We've used Pro/E Wildfire 1.0 the last 2 years. This year, we're looking into SolidWorks. The student package with COSMOS has a LOT to offer, and it's a little more user-friendly than Pro/E. I've been using SWX 2004 at work for the last month or so, and I'm beginning to see how they compare. SWX does have a lot to offer.. especially for the price!
    Wray
    UMSAE

  6. #6
    To add to Didier's comments, I used to run CATIA on a dual MP1800+ with 1.5G of RAM and a Quadro4 900 equivalent (Ti4600). Maybe not state of the art these days but still- I think you could reasonably expect decent performance for FSAE-sized assemblies, but that definitely wasn't the case for anything above a few dozen parts. I know acceptable performance is kinda subjective, but we're talking about something only a rather masochistic Zen monk could put up with.

    CATIA just strikes me as a huge bloated POS sometimes, so we'd probably like to try something a bit leaner.

    Marc Jaxa-Rozen
    École Polytechnique de Montréal

  7. #7
    Solidworks and Inventor both have very similar functionality. I use SW2005 at work and we have SW2004 in the design computer labs. Haven't played with Inventor since v9 beta.

    SolidEdge, from what I've heard, is crappy.

    When I was working on NASA payloads in Inventor it handled 100+ part assemblies surprisingly well, though SolidWorks also has a large-assembly mode and I haven't used it much recently.

    What I liked about Inventor more than Solidworks is the Inventor interface is slightly more streamlined, and is hotkeyed nicely for high productivity without having to manually set a key for everything. Things are grouped a bit better IMO, for example there's only one extrude command and from there you can specify boss or cut, same with revolve, etc. Whereas Solidworks has a separate button/command for each. Less crap in your toolbars.

    In addition, the SW releases seem to get more cartoony and maybe a bit too user friendly. '06 ships in June I believev.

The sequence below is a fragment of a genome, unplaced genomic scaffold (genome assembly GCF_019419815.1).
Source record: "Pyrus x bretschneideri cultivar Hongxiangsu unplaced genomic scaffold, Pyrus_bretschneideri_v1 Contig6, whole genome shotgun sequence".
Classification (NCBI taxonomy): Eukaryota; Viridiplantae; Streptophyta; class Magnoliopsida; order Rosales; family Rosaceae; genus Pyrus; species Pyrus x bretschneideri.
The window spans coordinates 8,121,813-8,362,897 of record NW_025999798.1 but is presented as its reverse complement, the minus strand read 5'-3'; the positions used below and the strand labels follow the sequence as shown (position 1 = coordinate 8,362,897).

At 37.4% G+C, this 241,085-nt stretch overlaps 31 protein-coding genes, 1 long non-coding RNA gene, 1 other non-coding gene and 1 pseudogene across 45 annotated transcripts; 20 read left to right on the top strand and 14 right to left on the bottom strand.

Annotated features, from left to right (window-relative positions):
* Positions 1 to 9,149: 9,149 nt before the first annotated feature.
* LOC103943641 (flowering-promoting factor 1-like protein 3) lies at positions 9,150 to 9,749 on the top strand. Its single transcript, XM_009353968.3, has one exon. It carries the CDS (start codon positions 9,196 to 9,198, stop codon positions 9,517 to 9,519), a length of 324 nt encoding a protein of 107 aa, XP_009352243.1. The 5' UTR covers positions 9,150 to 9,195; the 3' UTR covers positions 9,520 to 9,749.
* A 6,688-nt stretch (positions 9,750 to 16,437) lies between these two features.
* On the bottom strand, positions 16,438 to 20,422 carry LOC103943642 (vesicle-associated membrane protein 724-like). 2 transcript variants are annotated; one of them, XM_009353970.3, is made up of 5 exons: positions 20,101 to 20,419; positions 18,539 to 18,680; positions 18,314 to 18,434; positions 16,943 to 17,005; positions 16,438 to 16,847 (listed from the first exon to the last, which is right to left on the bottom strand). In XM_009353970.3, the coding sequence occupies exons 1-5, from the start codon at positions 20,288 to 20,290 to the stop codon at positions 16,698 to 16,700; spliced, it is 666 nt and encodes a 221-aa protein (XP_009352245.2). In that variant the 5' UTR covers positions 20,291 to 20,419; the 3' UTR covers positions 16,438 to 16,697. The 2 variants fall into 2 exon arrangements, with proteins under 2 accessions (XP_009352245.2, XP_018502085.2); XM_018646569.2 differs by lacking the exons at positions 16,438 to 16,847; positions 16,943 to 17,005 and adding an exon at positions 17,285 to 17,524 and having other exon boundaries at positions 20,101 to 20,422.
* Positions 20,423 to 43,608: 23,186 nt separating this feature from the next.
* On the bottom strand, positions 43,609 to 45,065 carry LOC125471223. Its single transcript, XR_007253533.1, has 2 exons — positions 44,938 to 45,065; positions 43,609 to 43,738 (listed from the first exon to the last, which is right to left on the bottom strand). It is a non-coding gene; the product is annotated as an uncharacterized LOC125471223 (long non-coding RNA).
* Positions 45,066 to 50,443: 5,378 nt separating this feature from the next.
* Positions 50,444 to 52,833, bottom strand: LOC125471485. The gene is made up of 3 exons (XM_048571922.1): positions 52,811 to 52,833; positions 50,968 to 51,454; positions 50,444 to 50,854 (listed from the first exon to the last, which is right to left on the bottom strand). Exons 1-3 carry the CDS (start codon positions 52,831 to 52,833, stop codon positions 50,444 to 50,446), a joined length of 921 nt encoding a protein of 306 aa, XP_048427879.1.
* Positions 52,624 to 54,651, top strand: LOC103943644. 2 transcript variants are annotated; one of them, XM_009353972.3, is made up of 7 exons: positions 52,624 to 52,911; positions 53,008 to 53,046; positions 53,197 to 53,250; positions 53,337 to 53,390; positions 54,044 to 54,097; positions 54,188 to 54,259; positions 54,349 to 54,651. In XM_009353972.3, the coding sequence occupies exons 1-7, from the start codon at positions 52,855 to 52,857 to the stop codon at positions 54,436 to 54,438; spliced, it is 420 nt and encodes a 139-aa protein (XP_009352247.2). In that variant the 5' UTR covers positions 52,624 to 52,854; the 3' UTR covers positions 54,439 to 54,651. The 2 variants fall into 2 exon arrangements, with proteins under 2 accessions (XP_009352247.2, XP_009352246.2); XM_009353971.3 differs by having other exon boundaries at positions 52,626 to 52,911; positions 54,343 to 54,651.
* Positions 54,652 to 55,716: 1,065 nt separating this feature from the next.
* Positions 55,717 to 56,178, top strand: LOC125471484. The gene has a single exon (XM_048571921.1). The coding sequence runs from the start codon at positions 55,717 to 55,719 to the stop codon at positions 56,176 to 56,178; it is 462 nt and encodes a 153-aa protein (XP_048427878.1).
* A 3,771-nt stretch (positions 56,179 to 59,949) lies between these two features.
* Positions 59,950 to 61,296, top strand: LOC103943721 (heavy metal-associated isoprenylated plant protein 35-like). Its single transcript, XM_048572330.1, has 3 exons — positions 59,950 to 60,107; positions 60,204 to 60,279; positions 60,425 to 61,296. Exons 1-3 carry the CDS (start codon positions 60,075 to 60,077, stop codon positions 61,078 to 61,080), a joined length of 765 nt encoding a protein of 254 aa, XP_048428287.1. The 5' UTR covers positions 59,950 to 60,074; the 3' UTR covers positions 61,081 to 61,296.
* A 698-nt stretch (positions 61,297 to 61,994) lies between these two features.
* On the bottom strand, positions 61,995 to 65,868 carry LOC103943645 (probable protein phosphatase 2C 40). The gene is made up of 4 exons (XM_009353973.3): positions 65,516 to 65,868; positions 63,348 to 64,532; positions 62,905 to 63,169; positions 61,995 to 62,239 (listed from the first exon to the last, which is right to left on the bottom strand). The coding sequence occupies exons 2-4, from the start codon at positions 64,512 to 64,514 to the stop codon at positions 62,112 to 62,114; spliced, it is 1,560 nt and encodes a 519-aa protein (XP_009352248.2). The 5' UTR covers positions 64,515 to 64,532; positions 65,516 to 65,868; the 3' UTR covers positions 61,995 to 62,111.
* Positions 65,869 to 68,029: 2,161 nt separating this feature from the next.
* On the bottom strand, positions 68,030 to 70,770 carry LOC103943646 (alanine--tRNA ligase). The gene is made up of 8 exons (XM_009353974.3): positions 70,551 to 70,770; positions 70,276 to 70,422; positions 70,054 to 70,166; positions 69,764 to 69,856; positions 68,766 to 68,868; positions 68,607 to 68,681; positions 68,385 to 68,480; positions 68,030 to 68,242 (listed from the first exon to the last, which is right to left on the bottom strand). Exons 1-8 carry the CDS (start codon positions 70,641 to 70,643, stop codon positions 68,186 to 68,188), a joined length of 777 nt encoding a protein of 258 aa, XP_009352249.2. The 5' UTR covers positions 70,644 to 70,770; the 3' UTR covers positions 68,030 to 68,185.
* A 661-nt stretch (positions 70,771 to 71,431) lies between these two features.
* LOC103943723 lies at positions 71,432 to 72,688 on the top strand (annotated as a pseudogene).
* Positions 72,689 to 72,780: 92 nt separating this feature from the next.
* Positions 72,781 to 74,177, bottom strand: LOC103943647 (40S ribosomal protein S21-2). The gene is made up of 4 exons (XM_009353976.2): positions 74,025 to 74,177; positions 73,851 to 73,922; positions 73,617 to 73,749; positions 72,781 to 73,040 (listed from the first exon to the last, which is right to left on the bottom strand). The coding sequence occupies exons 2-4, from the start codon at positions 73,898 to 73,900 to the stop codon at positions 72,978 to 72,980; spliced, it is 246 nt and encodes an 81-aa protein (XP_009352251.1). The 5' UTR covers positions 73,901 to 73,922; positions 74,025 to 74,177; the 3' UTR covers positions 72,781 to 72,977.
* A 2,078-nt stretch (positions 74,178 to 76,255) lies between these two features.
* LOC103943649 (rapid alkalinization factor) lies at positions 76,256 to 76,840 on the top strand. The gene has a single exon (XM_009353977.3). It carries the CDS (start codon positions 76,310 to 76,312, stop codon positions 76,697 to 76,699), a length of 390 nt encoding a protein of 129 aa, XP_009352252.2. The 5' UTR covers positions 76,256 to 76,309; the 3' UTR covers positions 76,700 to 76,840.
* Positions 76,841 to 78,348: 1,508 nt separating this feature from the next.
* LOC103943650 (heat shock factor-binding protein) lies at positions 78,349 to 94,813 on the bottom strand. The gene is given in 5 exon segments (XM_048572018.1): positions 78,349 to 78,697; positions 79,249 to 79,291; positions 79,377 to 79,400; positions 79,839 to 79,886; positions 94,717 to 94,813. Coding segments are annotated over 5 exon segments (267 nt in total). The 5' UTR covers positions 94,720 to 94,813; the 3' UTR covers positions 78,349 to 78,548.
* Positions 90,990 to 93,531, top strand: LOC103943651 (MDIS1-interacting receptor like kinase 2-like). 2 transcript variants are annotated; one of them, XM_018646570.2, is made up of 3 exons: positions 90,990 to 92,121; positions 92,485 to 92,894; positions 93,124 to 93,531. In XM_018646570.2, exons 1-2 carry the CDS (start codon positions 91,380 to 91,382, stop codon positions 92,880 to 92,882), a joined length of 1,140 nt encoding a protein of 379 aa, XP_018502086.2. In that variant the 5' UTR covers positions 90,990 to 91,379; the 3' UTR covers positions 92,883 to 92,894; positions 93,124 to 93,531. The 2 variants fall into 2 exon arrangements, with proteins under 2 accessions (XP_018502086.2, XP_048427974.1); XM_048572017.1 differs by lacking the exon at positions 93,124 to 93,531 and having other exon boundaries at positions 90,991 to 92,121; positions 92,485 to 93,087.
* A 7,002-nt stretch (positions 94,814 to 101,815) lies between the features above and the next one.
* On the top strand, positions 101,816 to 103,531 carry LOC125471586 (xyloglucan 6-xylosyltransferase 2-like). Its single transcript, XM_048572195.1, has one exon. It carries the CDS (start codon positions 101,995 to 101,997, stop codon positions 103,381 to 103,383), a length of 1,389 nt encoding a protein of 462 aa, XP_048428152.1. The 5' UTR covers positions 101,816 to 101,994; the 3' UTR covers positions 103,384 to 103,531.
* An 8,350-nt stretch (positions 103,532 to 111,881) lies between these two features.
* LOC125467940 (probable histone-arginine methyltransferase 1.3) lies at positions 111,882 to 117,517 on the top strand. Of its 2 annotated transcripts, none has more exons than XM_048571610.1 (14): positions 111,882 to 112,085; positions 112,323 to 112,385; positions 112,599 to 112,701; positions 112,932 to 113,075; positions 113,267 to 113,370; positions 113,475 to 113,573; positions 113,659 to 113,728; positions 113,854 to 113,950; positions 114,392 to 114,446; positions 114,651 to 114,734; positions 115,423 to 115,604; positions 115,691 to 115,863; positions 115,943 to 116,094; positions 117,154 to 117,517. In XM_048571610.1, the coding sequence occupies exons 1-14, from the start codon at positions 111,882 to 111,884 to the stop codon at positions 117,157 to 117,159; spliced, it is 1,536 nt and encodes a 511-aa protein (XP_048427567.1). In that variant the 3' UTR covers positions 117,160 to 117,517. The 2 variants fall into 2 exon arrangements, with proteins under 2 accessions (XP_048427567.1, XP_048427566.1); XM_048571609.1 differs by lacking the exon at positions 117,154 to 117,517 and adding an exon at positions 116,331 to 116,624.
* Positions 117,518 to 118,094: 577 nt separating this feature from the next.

In either case, both are good bets. Both are much more user friendly than Pro/E, and are much less expensive than CATIA or UG. Go find some resellers, get a demo, see what pricing deals you can work out.

    Hope that helps
    Colorado FSAE | '05 - '07
    Goodyear Tire & Rubber | '07 - '11
    NASCAR Engineer | '11 - ??

  8. #8
    <BLOCKQUOTE class="ip-ubbcode-quote"><div class="ip-ubbcode-quote-title">quote:</div><div class="ip-ubbcode-quote-content">Originally posted by Jersey Tom:
    Both are much more user friendly than Pro/E, </div></BLOCKQUOTE>

    Ha definetly PRO-E to me is the most userunfriendly program there is. I do not mind doing something not according to it's definitions, but it should tell me more explicit. Also I would like it to be way more flexible; multiple ways to get some blended surface for instance, the program just gets me freaking frustrated.

  9. #9
    one piece of advice

    DONT USE SOLID EDGE ITS SH*T!


    can tell you that first hand

  10. #10
    *voice for solid edge*

    i think SE is way better than solid works...it opens faster, saves faster, has the least clumbsy view-orientation feature that i've seen (so simple, but sooo important), and is way better at both surfacing and drafting, not to mention the combined data management that comes with it. i've never had a problem with large assemblies either (we are doing a huge ass 45 ft vehicle in it at work...and no real problems, so a formula car would be fine).

    I also did the bodies for Lawrence Tech's 04 and 05 car in SE and had no problems skinning our cars, not to mention getting the data out of the computer, and into a 'plug', was a dream as well. my only complaint with solid edge is that the newer versions are looking more and more like SW....following the 'XP cartoonish icons" craze that is sweeping the software industry.

    as far as straight parametric modeling, SE and SW are equal for the most part. SW has a slightly better dimensioning/sketching paradigm, but its not that hard to replicate in SE if your creative. in the end, for me, SE is a better program.

    im currious though, what did solid edge do to you jonny8?